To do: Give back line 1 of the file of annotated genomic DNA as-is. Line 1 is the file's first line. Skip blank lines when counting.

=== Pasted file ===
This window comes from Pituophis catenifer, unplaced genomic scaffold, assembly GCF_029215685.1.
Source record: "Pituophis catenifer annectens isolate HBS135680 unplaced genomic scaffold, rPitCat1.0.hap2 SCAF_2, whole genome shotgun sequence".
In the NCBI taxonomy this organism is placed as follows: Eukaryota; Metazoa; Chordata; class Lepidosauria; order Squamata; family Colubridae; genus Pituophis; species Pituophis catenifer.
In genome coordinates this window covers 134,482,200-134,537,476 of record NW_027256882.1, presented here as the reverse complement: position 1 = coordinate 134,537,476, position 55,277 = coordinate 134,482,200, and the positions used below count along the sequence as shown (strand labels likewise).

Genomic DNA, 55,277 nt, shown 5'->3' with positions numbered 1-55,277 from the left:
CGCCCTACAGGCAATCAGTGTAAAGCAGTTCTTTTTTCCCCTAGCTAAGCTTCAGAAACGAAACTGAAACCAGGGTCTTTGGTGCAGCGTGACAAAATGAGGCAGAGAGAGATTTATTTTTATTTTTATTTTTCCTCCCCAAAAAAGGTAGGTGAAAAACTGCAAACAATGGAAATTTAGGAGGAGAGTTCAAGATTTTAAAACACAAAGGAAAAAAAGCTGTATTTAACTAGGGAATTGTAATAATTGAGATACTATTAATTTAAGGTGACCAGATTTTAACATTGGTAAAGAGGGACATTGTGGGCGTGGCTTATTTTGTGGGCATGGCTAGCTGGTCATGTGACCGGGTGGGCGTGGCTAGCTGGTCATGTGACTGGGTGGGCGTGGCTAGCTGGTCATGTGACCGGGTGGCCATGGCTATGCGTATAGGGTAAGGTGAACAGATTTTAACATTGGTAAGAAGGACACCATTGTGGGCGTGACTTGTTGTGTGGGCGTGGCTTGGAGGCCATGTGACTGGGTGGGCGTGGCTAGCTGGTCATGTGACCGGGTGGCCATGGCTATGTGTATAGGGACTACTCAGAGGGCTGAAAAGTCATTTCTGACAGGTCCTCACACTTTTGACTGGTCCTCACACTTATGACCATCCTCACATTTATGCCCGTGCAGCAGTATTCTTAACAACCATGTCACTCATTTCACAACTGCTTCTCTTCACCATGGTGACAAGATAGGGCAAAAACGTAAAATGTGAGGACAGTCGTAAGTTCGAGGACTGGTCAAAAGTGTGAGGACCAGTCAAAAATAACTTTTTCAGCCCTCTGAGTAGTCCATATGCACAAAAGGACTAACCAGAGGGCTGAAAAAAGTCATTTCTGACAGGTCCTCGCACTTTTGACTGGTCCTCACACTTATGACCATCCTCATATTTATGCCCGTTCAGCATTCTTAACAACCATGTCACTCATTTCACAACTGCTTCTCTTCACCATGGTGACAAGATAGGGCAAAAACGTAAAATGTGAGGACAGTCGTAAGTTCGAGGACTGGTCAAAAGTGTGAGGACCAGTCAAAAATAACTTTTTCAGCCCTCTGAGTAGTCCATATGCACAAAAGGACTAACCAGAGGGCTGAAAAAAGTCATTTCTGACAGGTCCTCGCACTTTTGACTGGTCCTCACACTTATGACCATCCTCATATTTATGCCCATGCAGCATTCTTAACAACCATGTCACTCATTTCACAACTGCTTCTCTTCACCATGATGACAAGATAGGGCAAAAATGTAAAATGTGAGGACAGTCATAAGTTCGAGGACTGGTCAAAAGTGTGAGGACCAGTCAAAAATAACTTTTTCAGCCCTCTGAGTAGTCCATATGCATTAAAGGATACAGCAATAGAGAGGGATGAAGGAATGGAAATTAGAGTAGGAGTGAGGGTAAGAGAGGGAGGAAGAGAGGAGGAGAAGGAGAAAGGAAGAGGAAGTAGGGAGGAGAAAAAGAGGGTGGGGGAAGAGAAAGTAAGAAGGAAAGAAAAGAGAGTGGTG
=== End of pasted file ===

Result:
This window comes from Pituophis catenifer, unplaced genomic scaffold, assembly GCF_029215685.1.